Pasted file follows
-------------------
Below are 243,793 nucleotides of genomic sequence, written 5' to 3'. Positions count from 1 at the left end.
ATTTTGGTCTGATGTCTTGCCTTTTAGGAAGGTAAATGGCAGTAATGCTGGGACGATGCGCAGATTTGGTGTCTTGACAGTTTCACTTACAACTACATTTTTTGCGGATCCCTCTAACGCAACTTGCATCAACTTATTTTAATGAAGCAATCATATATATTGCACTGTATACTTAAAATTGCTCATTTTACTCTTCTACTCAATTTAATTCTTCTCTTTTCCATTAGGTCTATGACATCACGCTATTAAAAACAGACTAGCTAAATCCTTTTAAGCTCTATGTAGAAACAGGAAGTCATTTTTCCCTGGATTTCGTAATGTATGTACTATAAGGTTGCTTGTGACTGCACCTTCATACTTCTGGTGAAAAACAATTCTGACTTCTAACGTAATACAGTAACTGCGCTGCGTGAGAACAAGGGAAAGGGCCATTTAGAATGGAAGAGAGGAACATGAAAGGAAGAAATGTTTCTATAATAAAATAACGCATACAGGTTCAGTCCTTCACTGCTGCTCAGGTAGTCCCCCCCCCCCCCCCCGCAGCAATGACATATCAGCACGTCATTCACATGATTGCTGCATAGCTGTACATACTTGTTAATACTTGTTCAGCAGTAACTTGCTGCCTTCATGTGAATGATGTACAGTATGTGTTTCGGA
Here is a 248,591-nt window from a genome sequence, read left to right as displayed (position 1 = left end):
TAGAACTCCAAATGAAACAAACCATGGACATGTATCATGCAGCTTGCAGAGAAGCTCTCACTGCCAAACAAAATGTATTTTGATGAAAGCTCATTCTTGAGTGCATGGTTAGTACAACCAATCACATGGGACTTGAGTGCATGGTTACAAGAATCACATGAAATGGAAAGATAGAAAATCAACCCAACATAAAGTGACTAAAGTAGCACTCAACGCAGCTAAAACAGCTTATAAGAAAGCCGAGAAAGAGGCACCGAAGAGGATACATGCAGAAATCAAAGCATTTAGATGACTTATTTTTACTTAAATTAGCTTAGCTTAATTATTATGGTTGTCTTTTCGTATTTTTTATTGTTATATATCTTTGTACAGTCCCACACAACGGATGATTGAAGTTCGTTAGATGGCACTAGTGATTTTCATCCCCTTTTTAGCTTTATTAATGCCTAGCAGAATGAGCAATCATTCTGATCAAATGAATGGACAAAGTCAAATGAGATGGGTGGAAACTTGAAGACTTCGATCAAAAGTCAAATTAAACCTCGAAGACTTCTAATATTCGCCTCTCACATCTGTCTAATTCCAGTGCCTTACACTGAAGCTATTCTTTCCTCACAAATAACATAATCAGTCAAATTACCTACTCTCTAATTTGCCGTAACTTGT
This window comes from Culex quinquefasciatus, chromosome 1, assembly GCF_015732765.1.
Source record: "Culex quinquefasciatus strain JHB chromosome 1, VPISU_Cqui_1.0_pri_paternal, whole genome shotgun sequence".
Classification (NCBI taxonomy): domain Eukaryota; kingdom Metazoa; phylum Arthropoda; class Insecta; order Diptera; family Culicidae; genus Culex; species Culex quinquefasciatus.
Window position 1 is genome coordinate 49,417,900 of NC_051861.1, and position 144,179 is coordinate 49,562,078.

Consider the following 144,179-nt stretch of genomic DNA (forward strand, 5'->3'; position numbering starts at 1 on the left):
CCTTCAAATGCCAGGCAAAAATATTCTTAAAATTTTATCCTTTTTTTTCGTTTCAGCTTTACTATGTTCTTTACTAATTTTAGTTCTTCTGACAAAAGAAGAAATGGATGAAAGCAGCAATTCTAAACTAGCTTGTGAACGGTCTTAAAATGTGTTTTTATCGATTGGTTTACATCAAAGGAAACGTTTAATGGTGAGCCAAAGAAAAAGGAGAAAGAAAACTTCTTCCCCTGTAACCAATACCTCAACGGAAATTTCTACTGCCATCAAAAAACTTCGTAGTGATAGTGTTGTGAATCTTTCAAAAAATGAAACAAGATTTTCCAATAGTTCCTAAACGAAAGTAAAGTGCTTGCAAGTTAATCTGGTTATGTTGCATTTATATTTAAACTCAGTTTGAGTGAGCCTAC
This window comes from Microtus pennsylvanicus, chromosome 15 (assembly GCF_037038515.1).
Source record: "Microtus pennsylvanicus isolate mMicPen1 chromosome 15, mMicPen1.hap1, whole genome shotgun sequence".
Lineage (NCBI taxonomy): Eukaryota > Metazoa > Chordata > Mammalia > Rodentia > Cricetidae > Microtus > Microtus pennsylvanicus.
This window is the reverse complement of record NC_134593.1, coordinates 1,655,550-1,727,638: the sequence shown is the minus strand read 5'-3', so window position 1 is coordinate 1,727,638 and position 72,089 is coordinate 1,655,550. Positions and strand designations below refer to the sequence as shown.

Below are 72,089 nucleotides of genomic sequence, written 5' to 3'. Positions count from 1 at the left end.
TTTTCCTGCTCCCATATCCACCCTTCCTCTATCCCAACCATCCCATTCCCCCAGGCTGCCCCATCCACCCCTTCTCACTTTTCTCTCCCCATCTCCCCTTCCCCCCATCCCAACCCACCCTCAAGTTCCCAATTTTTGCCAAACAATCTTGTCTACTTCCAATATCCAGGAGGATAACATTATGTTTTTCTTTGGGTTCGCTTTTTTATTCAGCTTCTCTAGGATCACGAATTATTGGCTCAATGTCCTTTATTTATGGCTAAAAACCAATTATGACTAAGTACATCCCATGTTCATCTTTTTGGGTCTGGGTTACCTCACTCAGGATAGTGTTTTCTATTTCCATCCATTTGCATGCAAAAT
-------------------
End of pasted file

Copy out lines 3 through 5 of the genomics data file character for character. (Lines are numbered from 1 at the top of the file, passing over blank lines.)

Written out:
Here is a 248,591-nt window from a genome sequence, read left to right as displayed (position 1 = left end):
TAGAACTCCAAATGAAACAAACCATGGACATGTATCATGCAGCTTGCAGAGAAGCTCTCACTGCCAAACAAAATGTATTTTGATGAAAGCTCATTCTTGAGTGCATGGTTAGTACAACCAATCACATGGGACTTGAGTGCATGGTTACAAGAATCACATGAAATGGAAAGATAGAAAATCAACCCAACATAAAGTGACTAAAGTAGCACTCAACGCAGCTAAAACAGCTTATAAGAAAGCCGAGAAAGAGGCACCGAAGAGGATACATGCAGAAATCAAAGCATTTAGATGACTTATTTTTACTTAAATTAGCTTAGCTTAATTATTATGGTTGTCTTTTCGTATTTTTTATTGTTATATATCTTTGTACAGTCCCACACAACGGATGATTGAAGTTCGTTAGATGGCACTAGTGATTTTCATCCCCTTTTTAGCTTTATTAATGCCTAGCAGAATGAGCAATCATTCTGATCAAATGAATGGACAAAGTCAAATGAGATGGGTGGAAACTTGAAGACTTCGATCAAAAGTCAAATTAAACCTCGAAGACTTCTAATATTCGCCTCTCACATCTGTCTAATTCCAGTGCCTTACACTGAAGCTATTCTTTCCTCACAAATAACATAATCAGTCAAATTACCTACTCTCTAATTTGCCGTAACTTGT
This window comes from Culex quinquefasciatus, chromosome 1, assembly GCF_015732765.1.